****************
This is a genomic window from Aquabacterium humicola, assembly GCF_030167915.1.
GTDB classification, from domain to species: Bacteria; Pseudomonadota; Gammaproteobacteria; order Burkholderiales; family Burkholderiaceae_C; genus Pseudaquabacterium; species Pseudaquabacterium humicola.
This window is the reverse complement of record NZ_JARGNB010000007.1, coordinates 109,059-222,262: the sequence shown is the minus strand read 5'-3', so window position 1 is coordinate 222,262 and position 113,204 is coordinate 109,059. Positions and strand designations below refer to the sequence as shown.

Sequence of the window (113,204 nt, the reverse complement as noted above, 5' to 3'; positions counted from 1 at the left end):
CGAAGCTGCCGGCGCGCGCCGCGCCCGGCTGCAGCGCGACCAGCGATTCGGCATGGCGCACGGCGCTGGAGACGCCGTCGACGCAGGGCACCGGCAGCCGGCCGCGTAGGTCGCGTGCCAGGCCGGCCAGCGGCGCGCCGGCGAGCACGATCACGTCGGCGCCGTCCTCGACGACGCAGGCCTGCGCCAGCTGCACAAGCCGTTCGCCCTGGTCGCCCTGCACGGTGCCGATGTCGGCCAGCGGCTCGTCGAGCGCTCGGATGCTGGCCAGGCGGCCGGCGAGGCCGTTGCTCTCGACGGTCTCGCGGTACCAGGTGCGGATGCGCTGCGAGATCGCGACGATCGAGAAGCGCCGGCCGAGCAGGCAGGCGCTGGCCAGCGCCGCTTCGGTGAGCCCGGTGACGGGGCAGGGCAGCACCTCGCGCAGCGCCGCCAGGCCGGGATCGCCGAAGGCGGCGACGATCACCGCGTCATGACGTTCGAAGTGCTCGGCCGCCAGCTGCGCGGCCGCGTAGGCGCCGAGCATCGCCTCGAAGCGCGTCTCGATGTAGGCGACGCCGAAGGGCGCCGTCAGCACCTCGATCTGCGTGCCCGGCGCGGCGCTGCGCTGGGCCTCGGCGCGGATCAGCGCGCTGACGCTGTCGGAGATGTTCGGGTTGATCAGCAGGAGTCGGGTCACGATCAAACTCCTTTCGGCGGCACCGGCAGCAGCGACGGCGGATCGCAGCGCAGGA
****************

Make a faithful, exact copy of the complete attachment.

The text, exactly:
This is a genomic window from Aquabacterium humicola, assembly GCF_030167915.1.
GTDB classification, from domain to species: Bacteria; Pseudomonadota; Gammaproteobacteria; order Burkholderiales; family Burkholderiaceae_C; genus Pseudaquabacterium; species Pseudaquabacterium humicola.
This window is the reverse complement of record NZ_JARGNB010000007.1, coordinates 109,059-222,262: the sequence shown is the minus strand read 5'-3', so window position 1 is coordinate 222,262 and position 113,204 is coordinate 109,059. Positions and strand designations below refer to the sequence as shown.

Sequence of the window (113,204 nt, the reverse complement as noted above, 5' to 3'; positions counted from 1 at the left end):
CGAAGCTGCCGGCGCGCGCCGCGCCCGGCTGCAGCGCGACCAGCGATTCGGCATGGCGCACGGCGCTGGAGACGCCGTCGACGCAGGGCACCGGCAGCCGGCCGCGTAGGTCGCGTGCCAGGCCGGCCAGCGGCGCGCCGGCGAGCACGATCACGTCGGCGCCGTCCTCGACGACGCAGGCCTGCGCCAGCTGCACAAGCCGTTCGCCCTGGTCGCCCTGCACGGTGCCGATGTCGGCCAGCGGCTCGTCGAGCGCTCGGATGCTGGCCAGGCGGCCGGCGAGGCCGTTGCTCTCGACGGTCTCGCGGTACCAGGTGCGGATGCGCTGCGAGATCGCGACGATCGAGAAGCGCCGGCCGAGCAGGCAGGCGCTGGCCAGCGCCGCTTCGGTGAGCCCGGTGACGGGGCAGGGCAGCACCTCGCGCAGCGCCGCCAGGCCGGGATCGCCGAAGGCGGCGACGATCACCGCGTCATGACGTTCGAAGTGCTCGGCCGCCAGCTGCGCGGCCGCGTAGGCGCCGAGCATCGCCTCGAAGCGCGTCTCGATGTAGGCGACGCCGAAGGGCGCCGTCAGCACCTCGATCTGCGTGCCCGGCGCGGCGCTGCGCTGGGCCTCGGCGCGGATCAGCGCGCTGACGCTGTCGGAGATGTTCGGGTTGATCAGCAGGAGTCGGGTCACGATCAAACTCCTTTCGGCGGCACCGGCAGCAGCGACGGCGGATCGCAGCGCAGGA